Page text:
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SOLAR ENERGY PowerPoint Presentation
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  2. The Sun's lifetime as star will be about 10 billion years. Half of that time has passed……..

  3. Brief History….. • 1st written account of solar energy use: 4th century BC when a scarcity of wood forced fuel wood imports from Middle East • Socrates laid out principles of passive solar design: • 1. main rooms should face south • 2. north side of buildings should be shielded from the cold winds • 3. eaves should be added to provide shade for south windows in summer • 212 BC Archimedes allegedly used solar energy to "reduce the Roman navy (which was attacking Syracuse) to ashes" by having soldiers reflect sunlight off their shields toward Roman sails • Central heating and large central baths quickly consumed forests around Rome • Romans expanded use of solar energy: • 1st century AD introduced glass (recognized greenhouse effect) • used dark colors and pottery to store thermal energy • 1st to legislate domestic solar rights (2nd century AD) • 37 AD: 1st greenhouse used to grow cucumbers for Tiberius Caesar • 1700: Antoine LaVoisier built a solar furnace that could melt platinum (3236°F, 1780°C)

  4. XX century • circa 1900: solar water heater industry emerged in S. California • circa 1920: natural gas discovered in S. California, ending solar industry there • 1923: solar water heater industry moved to Florida • 1939: MIT built 1st active solar house • 1941: government froze civilian use of copper due to WWII, halting production of solar water heaters • circa 1950: US lifestyle changes made solar water heaters too small • 1950's: cheap electricity and fossil fuels made solar products too expensive • 1973: OPEC Energy Crisis causes US to reexamine use of renewable energy sources; federal and state tax credits result in rapid growth for a new solar industry • 1986: tax credits for residential solar systems ended causing 30,000 US workers to lose jobs • 1996: Solar energy used to heat water for swimming events at Atlanta Olympic Games

  5. The Sun provides approximately 1000 watts/meter² on Earth's surface.

  6. SUN “structure” One of the most puzzling features of the Sun is what has been dubbed "the solar corona problem." There is a region around the Sun, extending more than one million kilometers from its surface, where the temperature can reach two million degrees. This region, called the Solar Corona, is where the solar wind originates. The corona has been found to emit X-rayradiation (the corona is a plasma; at temperatures greater than a million degrees a plasma will radiate a lot of X-rays). The corona can be seen during solar eclipses, when the main radiation from the Sun's surface is blocked by the passage of the Moon.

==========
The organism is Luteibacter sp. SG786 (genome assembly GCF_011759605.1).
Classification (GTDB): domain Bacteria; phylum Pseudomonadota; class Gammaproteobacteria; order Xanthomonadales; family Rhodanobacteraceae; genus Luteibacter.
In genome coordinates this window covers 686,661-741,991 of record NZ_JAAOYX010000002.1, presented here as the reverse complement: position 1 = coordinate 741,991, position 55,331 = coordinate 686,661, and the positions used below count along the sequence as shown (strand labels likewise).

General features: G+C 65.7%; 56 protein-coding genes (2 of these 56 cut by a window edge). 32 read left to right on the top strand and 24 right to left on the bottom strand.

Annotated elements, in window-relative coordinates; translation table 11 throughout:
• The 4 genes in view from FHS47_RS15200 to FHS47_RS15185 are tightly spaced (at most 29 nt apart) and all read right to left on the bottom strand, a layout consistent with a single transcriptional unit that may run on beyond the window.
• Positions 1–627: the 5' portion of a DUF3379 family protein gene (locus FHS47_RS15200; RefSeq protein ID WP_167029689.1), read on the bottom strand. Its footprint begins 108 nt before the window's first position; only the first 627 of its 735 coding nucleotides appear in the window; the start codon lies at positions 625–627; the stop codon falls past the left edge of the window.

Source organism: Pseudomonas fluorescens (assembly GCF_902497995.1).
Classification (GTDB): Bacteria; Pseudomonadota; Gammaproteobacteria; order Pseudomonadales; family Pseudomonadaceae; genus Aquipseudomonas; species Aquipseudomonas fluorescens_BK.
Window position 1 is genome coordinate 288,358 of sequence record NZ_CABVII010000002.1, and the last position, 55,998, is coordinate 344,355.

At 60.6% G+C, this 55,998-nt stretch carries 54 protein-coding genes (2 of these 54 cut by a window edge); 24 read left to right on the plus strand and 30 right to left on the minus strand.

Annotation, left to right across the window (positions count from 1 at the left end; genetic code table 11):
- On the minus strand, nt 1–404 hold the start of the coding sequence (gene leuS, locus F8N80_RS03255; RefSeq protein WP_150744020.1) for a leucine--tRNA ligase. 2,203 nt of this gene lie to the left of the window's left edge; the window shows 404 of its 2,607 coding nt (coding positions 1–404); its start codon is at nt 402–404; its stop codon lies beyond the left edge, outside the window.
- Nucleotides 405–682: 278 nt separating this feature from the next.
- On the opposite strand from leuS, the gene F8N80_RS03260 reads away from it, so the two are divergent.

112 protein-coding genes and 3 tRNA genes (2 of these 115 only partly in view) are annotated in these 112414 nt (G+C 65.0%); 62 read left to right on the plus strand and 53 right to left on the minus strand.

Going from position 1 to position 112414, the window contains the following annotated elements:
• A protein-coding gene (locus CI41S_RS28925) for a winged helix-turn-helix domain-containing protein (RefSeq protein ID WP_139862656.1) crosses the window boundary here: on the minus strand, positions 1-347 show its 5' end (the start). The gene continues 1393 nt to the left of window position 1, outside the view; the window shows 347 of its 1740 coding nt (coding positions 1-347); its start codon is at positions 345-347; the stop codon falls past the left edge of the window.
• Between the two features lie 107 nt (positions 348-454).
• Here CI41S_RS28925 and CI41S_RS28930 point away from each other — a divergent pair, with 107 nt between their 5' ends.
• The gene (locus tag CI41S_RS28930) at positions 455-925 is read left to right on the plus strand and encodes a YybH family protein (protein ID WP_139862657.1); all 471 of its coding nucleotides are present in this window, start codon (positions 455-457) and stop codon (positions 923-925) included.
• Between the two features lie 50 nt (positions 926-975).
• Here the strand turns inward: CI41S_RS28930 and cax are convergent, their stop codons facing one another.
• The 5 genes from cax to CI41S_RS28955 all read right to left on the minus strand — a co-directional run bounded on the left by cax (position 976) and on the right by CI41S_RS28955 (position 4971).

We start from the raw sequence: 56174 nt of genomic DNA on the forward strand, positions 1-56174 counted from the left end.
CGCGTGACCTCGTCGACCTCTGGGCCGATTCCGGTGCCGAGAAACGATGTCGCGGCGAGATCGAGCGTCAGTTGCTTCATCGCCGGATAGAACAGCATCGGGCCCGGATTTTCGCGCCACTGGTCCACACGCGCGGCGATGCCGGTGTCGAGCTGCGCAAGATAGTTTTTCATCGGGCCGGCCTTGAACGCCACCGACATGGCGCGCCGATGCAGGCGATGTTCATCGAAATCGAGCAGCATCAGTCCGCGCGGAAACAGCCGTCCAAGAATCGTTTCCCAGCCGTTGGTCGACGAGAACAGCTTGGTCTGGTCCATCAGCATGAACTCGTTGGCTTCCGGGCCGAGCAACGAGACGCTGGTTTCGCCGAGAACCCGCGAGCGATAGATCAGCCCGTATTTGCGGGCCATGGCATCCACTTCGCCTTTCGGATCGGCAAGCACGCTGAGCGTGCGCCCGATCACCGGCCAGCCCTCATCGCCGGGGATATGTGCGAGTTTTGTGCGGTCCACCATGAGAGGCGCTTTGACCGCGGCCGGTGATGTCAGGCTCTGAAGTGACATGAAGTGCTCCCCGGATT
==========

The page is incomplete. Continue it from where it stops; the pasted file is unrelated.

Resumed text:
7. The Big Fusion Reactor in the Sky: the Sun

  8. Solar flux At top of atmosphere, 1400 watts/square meter. But: – The atmosphere absorbs energy: At sea level, 1000 W/m2 on sun-facing surface when sun is high in the sky – When the Sun is close to horizon, then there is more absorption. – Day/night cycle: power only available 1/2 time. – Clouds reduce availability further 200 W/m2 on average

  9. Ways to capture solar power Many forms of energy are essentially powered by the sun, including: - hydro (sun powers the water cycle) - wind (sun powers air motion in atmosphere) - direct thermal capture - biomass - photovoltaic (Even fossil fuels are a kind of solar energy, but being depleted at much greater rate than they were produced -- not renewable.)

  10. solar energy conversion systems

  11. Efficiency of energy capture Plants aren’t that efficient at capturing solar energy. - Averaged over a whole year, a cornfield captures 1.5% of solar energy as part of corn plants (including leaves and stems.) - Some forests a bit better, deserts much worse (only 0.01% of solar energy captured in desert plants.)

  12. Direct thermal capture, a.k.a. “passive solar” power Sunlight absorbed on dark surface is converted directly to thermal energy. Black surface absorbs best, can reach 90 deg C. Used for water heaters, or to heat home.